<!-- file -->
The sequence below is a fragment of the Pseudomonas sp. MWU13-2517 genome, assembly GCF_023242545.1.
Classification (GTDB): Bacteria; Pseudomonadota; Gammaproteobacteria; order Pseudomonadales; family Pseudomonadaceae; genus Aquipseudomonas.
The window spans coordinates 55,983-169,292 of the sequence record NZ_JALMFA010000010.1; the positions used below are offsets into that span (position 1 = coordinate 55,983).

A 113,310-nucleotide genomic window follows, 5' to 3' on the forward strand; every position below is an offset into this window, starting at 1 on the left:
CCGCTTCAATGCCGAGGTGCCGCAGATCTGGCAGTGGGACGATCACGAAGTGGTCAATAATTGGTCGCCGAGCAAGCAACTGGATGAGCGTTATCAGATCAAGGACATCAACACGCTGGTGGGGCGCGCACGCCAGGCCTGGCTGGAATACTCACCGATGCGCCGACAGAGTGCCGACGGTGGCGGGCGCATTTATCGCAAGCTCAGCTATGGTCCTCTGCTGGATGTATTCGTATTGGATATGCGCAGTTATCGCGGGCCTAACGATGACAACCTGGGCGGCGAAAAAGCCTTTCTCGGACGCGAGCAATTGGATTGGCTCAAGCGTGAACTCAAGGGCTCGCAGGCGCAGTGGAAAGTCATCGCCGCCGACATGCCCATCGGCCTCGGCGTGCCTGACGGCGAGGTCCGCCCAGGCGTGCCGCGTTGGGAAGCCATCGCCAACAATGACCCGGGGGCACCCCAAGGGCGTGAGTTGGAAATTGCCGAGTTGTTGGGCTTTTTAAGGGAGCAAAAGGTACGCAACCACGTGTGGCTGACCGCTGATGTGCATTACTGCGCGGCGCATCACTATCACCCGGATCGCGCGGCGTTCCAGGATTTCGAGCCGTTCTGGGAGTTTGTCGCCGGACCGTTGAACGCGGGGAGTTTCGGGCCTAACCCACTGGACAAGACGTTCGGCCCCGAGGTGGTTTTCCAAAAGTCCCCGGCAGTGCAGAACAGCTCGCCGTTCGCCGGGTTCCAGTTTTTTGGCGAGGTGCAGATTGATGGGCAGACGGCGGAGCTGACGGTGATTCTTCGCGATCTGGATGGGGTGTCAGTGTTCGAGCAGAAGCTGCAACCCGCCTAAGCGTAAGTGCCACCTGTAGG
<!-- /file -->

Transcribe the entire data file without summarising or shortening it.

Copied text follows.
The sequence below is a fragment of the Pseudomonas sp. MWU13-2517 genome, assembly GCF_023242545.1.
Classification (GTDB): Bacteria; Pseudomonadota; Gammaproteobacteria; order Pseudomonadales; family Pseudomonadaceae; genus Aquipseudomonas.
The window spans coordinates 55,983-169,292 of the sequence record NZ_JALMFA010000010.1; the positions used below are offsets into that span (position 1 = coordinate 55,983).

A 113,310-nucleotide genomic window follows, 5' to 3' on the forward strand; every position below is an offset into this window, starting at 1 on the left:
CCGCTTCAATGCCGAGGTGCCGCAGATCTGGCAGTGGGACGATCACGAAGTGGTCAATAATTGGTCGCCGAGCAAGCAACTGGATGAGCGTTATCAGATCAAGGACATCAACACGCTGGTGGGGCGCGCACGCCAGGCCTGGCTGGAATACTCACCGATGCGCCGACAGAGTGCCGACGGTGGCGGGCGCATTTATCGCAAGCTCAGCTATGGTCCTCTGCTGGATGTATTCGTATTGGATATGCGCAGTTATCGCGGGCCTAACGATGACAACCTGGGCGGCGAAAAAGCCTTTCTCGGACGCGAGCAATTGGATTGGCTCAAGCGTGAACTCAAGGGCTCGCAGGCGCAGTGGAAAGTCATCGCCGCCGACATGCCCATCGGCCTCGGCGTGCCTGACGGCGAGGTCCGCCCAGGCGTGCCGCGTTGGGAAGCCATCGCCAACAATGACCCGGGGGCACCCCAAGGGCGTGAGTTGGAAATTGCCGAGTTGTTGGGCTTTTTAAGGGAGCAAAAGGTACGCAACCACGTGTGGCTGACCGCTGATGTGCATTACTGCGCGGCGCATCACTATCACCCGGATCGCGCGGCGTTCCAGGATTTCGAGCCGTTCTGGGAGTTTGTCGCCGGACCGTTGAACGCGGGGAGTTTCGGGCCTAACCCACTGGACAAGACGTTCGGCCCCGAGGTGGTTTTCCAAAAGTCCCCGGCAGTGCAGAACAGCTCGCCGTTCGCCGGGTTCCAGTTTTTTGGCGAGGTGCAGATTGATGGGCAGACGGCGGAGCTGACGGTGATTCTTCGCGATCTGGATGGGGTGTCAGTGTTCGAGCAGAAGCTGCAACCCGCCTAAGCGTAAGTGCCACCTGTAGG